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It’s been a rough few months for passengers of American and Southwest, as those two airlines have grappled with an largely uninterrupted streak of abnormally high delay and cancellation rates. The woes have now dragged into the the dog days of summer, disrupting thousands of passengers at the height of the busy travel season.

So, how did we get here?

Some of the problems have been be traced to a script that’s been well-rehearsed over the years in the airline industry. It goes something like this:

1. Airline suddenly becomes less reliable.

2. Airline sues the union representing its pilots or mechanics, accusing them of purposely disrupting the operation — via an illegal strike — as a contract-negotiating ploy, which the union denies.

3. Judge sides with the airline.

4. The union doesn’t admit fault, but the operation improves just as suddenly as it deteriorated.

The resolution in the latter point is what happened back in 2017 at Spirit Airlines, which had been stuck in its own version of that script at the time.

But there’s been a surprise twist in the latest versions of this story that have played out this year at American and Southwest.

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At Southwest, the movie ended in March when the airline got the court ruling it sought. What followed was a just-as-predictable sequel: a new contract for its mechanics, making them the real long-term winners.

American got its court ruling June 14. But in the days since then, both airlines have continued to cancel far higher percentages of their flights than other major US airlines. American went back to court again, alleging that the union was not abiding by the court’s orders. Again, the court sided with American. All the while, however, American’s operation issues have persisted, exasperating many of the carrier’s customers.

To see how bad things have become for American and Southwest, data this recent 45-day window from May 3 through June 16 bears out the reliability issues that affected the airlines just as summer began.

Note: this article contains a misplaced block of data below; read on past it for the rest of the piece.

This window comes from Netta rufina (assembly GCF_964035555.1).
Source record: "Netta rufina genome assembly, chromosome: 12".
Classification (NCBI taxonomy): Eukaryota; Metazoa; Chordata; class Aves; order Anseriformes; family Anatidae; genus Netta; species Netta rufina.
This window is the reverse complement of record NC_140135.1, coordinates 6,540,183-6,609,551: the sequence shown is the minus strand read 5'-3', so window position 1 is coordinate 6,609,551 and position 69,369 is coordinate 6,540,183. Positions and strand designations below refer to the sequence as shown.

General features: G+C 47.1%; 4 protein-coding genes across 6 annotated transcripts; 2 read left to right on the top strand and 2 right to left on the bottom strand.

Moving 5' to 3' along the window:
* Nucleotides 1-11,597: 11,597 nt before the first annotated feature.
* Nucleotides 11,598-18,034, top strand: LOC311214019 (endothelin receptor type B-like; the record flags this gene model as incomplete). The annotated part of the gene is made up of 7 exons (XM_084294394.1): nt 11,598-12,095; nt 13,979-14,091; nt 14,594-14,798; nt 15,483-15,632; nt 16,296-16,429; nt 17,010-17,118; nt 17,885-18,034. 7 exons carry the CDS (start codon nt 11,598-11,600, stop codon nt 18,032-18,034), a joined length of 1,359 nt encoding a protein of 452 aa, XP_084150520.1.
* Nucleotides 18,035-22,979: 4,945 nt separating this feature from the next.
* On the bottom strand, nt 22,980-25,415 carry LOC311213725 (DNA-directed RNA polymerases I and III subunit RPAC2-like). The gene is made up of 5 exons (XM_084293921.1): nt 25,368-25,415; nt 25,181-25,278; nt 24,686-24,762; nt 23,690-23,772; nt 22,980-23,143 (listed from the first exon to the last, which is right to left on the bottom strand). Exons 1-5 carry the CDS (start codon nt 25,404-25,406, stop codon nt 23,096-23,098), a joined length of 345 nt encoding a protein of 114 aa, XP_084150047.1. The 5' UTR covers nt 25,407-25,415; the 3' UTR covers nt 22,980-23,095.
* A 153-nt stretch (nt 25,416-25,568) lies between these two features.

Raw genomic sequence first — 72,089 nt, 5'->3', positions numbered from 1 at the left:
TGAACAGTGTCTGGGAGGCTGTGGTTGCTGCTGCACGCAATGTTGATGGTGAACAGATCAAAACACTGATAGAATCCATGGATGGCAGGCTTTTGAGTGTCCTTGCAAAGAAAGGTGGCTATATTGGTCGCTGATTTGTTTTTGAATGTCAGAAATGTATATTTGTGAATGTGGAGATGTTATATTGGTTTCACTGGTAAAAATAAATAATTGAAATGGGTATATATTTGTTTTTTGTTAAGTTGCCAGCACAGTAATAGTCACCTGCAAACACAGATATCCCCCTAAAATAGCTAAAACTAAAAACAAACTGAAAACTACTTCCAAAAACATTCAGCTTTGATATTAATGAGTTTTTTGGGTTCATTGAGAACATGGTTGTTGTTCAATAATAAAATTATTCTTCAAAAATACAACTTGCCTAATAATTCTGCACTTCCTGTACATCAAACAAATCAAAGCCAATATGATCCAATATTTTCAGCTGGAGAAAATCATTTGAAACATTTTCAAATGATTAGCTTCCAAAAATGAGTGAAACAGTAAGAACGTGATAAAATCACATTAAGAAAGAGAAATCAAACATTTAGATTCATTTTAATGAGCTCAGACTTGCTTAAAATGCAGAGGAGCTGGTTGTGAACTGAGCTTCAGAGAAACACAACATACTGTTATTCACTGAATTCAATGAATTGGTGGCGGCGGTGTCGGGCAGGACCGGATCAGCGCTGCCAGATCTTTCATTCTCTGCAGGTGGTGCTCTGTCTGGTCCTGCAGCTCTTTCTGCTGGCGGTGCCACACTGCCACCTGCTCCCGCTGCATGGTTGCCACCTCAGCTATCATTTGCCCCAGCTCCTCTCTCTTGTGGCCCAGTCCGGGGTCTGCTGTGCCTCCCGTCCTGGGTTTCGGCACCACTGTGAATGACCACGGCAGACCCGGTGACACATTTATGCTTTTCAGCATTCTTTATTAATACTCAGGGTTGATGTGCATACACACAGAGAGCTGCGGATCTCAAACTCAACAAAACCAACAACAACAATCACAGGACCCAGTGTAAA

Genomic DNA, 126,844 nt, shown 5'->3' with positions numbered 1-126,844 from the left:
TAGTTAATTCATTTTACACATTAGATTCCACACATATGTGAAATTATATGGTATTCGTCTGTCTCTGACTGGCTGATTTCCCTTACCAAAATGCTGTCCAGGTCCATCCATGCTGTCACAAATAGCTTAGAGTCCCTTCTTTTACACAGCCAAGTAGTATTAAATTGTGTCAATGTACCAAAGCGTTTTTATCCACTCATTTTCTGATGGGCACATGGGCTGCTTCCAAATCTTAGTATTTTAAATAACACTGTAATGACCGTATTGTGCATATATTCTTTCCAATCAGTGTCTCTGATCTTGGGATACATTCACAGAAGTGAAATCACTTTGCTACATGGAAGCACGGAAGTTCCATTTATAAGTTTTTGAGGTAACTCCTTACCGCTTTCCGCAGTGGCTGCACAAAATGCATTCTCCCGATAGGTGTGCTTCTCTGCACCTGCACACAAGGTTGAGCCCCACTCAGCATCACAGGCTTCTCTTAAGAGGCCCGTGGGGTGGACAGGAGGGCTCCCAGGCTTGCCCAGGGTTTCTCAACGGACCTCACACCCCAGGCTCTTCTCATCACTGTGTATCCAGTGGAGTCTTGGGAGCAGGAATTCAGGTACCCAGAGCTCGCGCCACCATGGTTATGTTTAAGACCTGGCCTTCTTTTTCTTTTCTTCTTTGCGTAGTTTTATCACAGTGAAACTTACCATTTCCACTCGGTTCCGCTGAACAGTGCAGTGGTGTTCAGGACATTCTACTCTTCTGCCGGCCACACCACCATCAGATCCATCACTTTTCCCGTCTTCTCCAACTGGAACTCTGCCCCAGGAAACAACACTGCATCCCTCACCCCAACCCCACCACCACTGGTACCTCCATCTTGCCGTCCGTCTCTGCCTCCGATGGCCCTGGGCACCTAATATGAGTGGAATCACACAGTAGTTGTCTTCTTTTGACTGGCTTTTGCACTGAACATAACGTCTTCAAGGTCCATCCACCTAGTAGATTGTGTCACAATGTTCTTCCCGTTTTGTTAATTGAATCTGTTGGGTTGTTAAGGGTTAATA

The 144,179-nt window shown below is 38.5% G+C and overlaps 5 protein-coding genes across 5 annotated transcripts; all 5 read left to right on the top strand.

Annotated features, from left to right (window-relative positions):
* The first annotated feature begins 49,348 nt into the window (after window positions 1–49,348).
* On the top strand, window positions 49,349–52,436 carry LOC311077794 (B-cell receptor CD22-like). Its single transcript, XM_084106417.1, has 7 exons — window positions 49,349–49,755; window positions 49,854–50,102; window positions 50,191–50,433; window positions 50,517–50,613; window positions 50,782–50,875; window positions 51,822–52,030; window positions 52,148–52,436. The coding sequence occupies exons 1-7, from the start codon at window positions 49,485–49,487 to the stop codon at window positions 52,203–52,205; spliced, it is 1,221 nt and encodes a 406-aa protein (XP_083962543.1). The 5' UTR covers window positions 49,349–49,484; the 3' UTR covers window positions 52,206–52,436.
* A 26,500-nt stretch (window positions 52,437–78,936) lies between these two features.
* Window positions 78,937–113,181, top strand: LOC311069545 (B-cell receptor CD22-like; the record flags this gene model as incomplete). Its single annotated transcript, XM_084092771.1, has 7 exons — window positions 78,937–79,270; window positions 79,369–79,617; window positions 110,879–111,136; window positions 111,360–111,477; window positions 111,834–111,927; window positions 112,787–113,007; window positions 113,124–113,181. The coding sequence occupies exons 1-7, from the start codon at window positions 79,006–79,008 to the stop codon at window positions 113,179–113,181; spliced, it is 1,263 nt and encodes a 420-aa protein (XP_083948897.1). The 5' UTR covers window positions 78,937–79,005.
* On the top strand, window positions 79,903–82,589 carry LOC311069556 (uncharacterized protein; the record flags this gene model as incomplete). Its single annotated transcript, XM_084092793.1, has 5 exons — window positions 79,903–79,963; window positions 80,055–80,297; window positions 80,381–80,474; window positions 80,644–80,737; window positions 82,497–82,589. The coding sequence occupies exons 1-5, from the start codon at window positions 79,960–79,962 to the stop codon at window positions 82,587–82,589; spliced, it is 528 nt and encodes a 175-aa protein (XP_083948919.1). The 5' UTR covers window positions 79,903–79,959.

Airline % of its scheduled flights canceled Same period in 2018
American 3.1% 1.2%
Southwest 2.9% 1.0%
United 0.7% 0.7%
Delta 0.2% 0.1%
Source: FlightAware

 

For that 45-day period, your flight on American and Southwest was about 15 times more likely to be canceled than your flight on Delta, and more than four times more likely than your flight on United. American and Southwest were far less reliable than the competition and also about three times worse than their own year-ago performance.

That window is relevant in that it is for a period when American first alleged its mechanics still were hurting its reliability, with management accusing the mechanics’ union of causing cancellations and delays for minor issues that could have waited, among other things.

For Southwest, however, its dispute had ended — but its operations did not immediately rebound. At American, the operations statistics showed how bad its reliability had become right at the time it first went to court against its mechanics.

But the airlines have something else in common. That’s the grounded Boeing 737 MAX, of course. Southwest has more MAXes than any other airline and said MAX issues account for the majority of its cancellations.

Still, airlines have been removing MAXes from their schedules months in advance, and the daily cancellation figures are in addition to advance schedule adjustments. In other words, flights that American and Southwest have already decided not to operate through the fall (and beyond?) won’t be listed as daily cancellations. Both airlines are, however — although neither could confirm this — likely operating with fewer spare aircraft than usual. That likely means they’re more vulnerable and less capable of recovering when things go wrong.

United has MAXes too, although fewer — just 14, which compares to Southwest’s 34 and American’s 24. But United has maintained its rather low rate of cancellations because through the late spring and early summer, it wasn’t reducing its schedule at all due to the MAX grounding. Instead, it managed to cover its entire schedule by flying its older 737-900s (which have the same number of seats as its MAX 9s) more than it had planned.

Beyond that, there have been other reasons that could explain some of the operational challenges during that 45-day window at Southwest and American, with storms at each of the carriers’ Texas hubs near the top of the list.

Still, that alone doesn’t seem to explain the entire disparity. For whatever the reason, travelers flying American and Southwest have found themselves frustrated more than a year ago, and more than when flying on the competition.

And there’s no telling how much longer it could last. The worldwide grounding of the MAX doesn’t appear likely to end anytime soon. And at American, the spat between management and mechanics also doesn’t appear close to a resolution. That would suggest that if a mechanic’s slowdown really is happening — as American has alleged with two court rulings now on its side — then it may drag on even longer.

For now, that means the rough summer on American (especially) and Southwest could drag on into yet another month.

Featured image by John Gress/Corbis via Getty Images.

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